Discovery Kazakhstan
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Discovery Kazakhstan #1

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Published in collaboration with the Avalon Historico-Geographical Society Public Association

Dear reader,
On behalf of the editorial board of Discovery Kazakhstan magazine, allow me to bid you welcome. You hold in your hands the first number of this publication, which is and will be devoted entirely to leisure tourism in our Republic.

People don't know much about Kazakhstan. The Borat film, which, incidentally, was not shot here and which was arguably intended to say more about the West than our country, is hardly an accurate picture. Some people may have read Paulo Coelho's 'Zahir', which is, to give it its due, at least thought-provoking. It is probably quite widely known that Kazakhstan's current economic boom owes much to its fossil-fuel resources; and many may have heard of some of Astana's more unusual buildings. But all these isolated snippets of information are a long way from a balanced overall picture; and amount, really, to very little.

One problem is that, being such a diverse country, Kazakhstan is hard to sum up in a few glib phrases: the overall picture takes time to build up. Its elements, however, even in isolation of the general picture, are fascinating. Consider first a few moments from its history: the old  nomadic civilizations of the Saks and Turks, with their burial mounds and rock drawings; Genghis Khan's descendants, the rulers of the first Kazakh state; the Silk Road. Or some of its most prominent sons: Khodja Ahmed Yasavi, the sufi teacher, whose legacy includes an architectural masterpiece in the form of the khanaka at Turkestan, a second Mecca; the philosopher al Farabi, dubbed the second Aristotle; or, more recently, Shokan Valikhanov, the Kazakh intellectual who also opened up Kashgaria. The geography is also spectacular: the Tien Shan mountains and Khan-Tengri, Kazakhstan's highest peak; the bleak lowlands of Mangyshlak and the Karagiye depression, 132 meters below sea level at its lowest point; the mystical Altai and Mount Belukha. Then too we have our legacy from the Soviet period, some of it good, some of it decidedly not: on the one hand, Stalin's prison camps, Karlag and Aljir, and the Semipalatinsk nuclear testing area; on the other, the staggeringly impressive launch site and space centre at Baikonur. And finally, Astana, our new capital city for the third millennium.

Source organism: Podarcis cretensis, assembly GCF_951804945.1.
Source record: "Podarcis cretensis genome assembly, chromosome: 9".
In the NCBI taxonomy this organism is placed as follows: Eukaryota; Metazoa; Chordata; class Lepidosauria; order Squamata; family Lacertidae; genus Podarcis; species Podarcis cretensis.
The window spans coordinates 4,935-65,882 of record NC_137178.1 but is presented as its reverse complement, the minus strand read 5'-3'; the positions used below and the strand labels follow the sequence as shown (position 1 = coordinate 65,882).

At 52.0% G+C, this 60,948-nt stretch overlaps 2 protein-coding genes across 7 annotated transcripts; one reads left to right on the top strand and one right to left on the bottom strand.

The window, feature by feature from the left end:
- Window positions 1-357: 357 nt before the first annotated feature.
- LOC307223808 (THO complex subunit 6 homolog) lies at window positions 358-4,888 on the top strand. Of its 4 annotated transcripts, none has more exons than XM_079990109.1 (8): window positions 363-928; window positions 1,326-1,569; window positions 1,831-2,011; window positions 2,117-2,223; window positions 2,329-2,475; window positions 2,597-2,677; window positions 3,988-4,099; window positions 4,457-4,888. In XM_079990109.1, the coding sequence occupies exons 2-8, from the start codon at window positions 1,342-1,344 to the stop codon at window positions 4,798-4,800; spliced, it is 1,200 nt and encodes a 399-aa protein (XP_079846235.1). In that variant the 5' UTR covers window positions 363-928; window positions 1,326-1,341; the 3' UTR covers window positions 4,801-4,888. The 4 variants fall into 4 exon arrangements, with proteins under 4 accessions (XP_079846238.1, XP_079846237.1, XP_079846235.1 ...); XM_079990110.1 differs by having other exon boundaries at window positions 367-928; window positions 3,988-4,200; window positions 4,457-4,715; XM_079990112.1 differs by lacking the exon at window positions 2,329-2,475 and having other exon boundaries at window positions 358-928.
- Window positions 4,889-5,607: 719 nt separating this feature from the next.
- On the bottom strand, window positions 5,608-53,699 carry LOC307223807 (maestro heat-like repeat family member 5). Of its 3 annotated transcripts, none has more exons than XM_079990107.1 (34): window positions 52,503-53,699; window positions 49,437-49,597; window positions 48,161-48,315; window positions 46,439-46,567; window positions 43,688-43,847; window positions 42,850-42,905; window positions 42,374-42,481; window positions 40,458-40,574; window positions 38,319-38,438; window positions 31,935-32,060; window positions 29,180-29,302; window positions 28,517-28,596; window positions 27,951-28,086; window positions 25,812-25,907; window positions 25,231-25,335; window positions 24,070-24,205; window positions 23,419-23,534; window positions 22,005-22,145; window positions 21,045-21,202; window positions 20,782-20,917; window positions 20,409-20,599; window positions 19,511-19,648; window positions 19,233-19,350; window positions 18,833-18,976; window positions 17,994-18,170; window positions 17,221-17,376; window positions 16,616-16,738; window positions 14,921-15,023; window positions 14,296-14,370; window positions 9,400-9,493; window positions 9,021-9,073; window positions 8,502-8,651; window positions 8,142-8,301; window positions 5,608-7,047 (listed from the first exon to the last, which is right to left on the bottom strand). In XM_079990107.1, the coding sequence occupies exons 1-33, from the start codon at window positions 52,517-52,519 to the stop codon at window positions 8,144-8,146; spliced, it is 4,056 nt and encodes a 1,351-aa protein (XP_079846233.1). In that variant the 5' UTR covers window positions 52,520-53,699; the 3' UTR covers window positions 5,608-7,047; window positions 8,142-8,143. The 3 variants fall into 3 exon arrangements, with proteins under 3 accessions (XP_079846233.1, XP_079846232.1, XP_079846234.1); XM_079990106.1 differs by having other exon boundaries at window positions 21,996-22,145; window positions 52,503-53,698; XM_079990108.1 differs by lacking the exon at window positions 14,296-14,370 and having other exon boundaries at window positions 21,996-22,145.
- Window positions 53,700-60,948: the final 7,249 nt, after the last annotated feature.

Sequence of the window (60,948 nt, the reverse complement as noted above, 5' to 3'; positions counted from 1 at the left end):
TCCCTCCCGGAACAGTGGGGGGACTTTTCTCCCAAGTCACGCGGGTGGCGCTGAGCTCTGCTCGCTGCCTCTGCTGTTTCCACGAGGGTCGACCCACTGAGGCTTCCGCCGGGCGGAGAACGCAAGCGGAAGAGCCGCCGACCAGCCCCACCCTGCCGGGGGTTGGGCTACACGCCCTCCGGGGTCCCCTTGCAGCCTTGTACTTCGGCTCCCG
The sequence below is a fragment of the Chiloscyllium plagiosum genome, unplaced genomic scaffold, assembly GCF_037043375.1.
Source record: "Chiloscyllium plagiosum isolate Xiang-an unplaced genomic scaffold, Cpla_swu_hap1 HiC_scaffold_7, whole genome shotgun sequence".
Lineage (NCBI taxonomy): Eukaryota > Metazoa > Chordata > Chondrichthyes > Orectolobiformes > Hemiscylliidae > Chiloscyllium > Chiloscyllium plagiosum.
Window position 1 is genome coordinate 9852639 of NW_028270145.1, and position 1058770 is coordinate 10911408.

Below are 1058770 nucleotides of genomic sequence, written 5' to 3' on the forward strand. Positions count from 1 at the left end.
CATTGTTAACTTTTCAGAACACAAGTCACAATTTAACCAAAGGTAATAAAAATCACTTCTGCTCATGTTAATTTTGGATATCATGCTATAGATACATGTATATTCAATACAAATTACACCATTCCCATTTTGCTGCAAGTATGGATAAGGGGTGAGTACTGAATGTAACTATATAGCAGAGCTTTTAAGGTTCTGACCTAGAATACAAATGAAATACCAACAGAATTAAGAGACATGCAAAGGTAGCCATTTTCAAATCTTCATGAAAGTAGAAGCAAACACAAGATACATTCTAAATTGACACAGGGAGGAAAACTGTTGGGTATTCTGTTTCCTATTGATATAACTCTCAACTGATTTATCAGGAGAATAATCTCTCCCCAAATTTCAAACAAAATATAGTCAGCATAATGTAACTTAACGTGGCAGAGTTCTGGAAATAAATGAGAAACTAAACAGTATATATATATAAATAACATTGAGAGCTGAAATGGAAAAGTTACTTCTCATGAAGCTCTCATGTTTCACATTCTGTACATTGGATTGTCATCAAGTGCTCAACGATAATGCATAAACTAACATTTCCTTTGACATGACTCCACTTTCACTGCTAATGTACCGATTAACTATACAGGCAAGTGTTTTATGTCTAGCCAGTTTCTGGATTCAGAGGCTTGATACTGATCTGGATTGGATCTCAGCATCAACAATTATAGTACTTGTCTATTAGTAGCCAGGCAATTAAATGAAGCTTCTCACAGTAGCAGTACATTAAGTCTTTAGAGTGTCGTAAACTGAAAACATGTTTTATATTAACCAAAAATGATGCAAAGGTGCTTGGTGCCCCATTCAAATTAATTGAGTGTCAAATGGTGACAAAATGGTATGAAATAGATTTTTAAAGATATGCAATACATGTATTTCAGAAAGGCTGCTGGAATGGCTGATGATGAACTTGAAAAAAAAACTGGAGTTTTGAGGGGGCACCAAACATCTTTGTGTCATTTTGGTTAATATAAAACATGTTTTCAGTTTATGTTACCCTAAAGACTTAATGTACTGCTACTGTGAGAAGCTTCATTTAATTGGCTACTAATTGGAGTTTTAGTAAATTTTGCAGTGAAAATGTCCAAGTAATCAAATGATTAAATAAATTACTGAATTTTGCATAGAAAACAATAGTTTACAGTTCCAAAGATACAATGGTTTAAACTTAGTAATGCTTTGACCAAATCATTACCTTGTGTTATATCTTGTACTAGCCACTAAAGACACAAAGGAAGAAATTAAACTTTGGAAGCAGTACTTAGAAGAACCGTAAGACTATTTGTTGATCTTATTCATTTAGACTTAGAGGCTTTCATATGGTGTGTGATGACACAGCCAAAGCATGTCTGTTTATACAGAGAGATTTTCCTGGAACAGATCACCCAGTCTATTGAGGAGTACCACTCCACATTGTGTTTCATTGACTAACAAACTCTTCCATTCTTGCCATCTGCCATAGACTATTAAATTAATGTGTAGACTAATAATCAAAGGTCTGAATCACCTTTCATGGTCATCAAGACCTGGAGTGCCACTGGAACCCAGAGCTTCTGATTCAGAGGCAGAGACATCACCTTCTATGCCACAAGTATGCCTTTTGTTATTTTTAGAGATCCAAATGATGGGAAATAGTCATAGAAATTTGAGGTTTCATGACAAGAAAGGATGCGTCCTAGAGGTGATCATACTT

It's an enormous country, effortlessly accommodating a huge sweep of history, profound thinkers and awe-inspiring environments. more from current issue


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